Fighting there has killed more than 56 people over the last week as insurgents brought in heavy weapons including tanks and mortars to attack the Kurdish militants, the Britain-based Syrian Observatory for Human Rights said.
A Turkish official said three people had been wounded in the past week - one of them critically - by gunfire in the Turkish town of Ceylanpinar, just across the border from Ras al-Ain.
Ankara has repeatedly scrambled jets along the frontier and has responded in kind when shells originating in Syria have landed within its borders.
The first Patriot missile batteries being sent by NATO countries to shield Turkey from possible missile attack from Syria are expected to be in place and ready for use this weekend, a senior officer in the Western military alliance said.
RUSSIA STANDS FIRM
Russia, which has a naval base on Syria's Mediterranean coast, said on Wednesday the conflict would not be resolved peacefully as long as Assad's opponents were bent on his exit.
"Everything runs up against the opposition members' obsession with the idea of the overthrow of the Assad regime. As long as this irreconcilable position remains in force, nothing good will happen, armed action will continue, people will die," Foreign Minister Sergei Lavrov told a news conference.
Moscow has vetoed three U.N. Security Council resolutions aimed at pressuring Assad to step down or seek a negotiated end to the conflict, and divided world powers have been unable to halt the violence.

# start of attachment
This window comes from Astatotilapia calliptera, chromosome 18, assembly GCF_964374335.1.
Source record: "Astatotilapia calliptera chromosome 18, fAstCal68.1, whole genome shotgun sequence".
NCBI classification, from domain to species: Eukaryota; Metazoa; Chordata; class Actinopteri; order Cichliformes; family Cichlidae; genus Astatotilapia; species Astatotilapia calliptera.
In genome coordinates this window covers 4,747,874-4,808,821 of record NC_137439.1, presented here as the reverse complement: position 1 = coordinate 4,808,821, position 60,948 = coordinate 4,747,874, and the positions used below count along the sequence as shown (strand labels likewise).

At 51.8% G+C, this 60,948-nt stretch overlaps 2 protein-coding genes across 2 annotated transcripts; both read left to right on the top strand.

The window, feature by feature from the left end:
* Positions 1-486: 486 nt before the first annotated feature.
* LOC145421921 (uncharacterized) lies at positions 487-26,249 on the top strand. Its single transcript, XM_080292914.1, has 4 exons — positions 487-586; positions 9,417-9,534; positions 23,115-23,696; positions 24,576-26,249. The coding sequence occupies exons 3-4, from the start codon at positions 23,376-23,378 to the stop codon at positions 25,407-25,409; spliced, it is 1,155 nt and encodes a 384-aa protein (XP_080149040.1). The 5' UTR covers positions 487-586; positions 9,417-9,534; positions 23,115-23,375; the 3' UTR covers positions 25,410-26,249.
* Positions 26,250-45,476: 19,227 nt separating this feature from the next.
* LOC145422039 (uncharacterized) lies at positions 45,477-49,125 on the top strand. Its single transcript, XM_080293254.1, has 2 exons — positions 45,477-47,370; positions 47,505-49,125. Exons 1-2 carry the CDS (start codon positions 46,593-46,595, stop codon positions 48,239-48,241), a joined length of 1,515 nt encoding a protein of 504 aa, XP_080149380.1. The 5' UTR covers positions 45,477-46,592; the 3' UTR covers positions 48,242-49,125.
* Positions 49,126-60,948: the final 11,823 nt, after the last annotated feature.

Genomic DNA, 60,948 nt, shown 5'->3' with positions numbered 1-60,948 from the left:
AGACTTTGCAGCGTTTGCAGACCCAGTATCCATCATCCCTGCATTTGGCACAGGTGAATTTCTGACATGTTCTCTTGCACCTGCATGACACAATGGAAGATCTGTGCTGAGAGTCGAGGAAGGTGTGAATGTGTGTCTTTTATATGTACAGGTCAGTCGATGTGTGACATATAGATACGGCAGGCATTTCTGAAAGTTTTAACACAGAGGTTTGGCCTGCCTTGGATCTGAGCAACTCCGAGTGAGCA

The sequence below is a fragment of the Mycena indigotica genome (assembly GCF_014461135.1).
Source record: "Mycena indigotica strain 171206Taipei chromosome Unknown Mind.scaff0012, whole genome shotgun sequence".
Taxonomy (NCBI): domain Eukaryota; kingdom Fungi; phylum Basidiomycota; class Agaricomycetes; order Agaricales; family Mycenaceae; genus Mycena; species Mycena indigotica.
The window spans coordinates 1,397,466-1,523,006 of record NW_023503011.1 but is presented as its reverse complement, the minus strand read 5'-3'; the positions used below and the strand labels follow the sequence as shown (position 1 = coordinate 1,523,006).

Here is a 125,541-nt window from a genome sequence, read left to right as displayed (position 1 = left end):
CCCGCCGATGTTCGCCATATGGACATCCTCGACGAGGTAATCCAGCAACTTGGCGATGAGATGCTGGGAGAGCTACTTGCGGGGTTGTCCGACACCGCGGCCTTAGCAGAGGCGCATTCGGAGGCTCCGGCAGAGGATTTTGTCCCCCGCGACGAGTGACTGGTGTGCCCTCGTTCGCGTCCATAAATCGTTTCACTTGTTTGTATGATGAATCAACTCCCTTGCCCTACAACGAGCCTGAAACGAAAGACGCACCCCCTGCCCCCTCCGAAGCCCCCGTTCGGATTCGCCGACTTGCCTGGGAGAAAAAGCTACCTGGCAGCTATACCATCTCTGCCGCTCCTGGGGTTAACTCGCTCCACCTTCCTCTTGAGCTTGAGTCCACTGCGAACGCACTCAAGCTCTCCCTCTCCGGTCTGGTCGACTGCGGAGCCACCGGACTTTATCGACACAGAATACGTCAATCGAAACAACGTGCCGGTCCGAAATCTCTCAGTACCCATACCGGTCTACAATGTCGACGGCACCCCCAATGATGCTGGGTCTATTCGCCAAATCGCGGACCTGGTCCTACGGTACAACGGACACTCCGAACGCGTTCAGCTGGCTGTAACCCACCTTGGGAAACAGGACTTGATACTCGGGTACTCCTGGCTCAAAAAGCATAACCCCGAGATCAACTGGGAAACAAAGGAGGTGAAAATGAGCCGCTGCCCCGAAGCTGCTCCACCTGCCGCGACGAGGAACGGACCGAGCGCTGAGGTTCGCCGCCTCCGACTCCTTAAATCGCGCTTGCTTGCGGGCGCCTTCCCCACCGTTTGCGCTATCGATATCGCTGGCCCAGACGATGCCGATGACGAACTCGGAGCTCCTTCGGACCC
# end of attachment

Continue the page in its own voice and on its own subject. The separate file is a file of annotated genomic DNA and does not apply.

U.N. humanitarian chief Valerie Amos said their failure had led to a catastrophic humanitarian situation in Syria.
"What we are seeing now are the consequences of the failure of the international community to unite and to resolve the political crisis after nearly two years," she told reporters at the Davos World Economic Forum.
Refugees are flooding out of Syria, straining neighbouring countries' ability to cope. Jordan, Lebanon and Turkey each host more than 130,000 registered refugees.
Jordan's foreign minister told Reuters on Wednesday about 20,000 Syrian refugees had fled to Jordan in the last seven days, the fastest influx since the start of the uprising.
"We are making contacts with major donor countries to tell them the camps in Jordan are almost reaching full capacity so we need help to continue building infrastructure for further camps," Nasser Judeh said.
Sunni Muslim Gulf states have supported Assad's opponents and called for them to be armed, but the rebels complain that they have few weapons to challenge Assad's air power.
Saudi Arabia's former intelligence chief Prince Turki al-Faisal said Arab countries could not give game-changing weapons.
"Most weapons capable of dealing with the air force or long range artillery are manufactured by others and sold to Arab countries with strict restrictions on third party transfers," he told reporters at the World Economic Forum in Davos.
"Saudi Arabia can't give them because it has to get permission from the United States. I assume that other countries that have such weapons face similar restrictions."
President Vladimir Putin told Lebanon's visiting President Michel Suleiman on Wednesday that Moscow could offer financial and humanitarian aid to help Lebanon cope with 200,000 refugees who have crossed into his country from Syria.
(Additional reporting by Timothy Heritage and Thomas Grove in Moscow, Jonathon Burch in Istanbul, Paul Taylor in Davos, Adrian Croft in Brussels and Oliver Holmes in Beirut; Writing by Alexander Dziadosz; Editing by Myra MacDonald)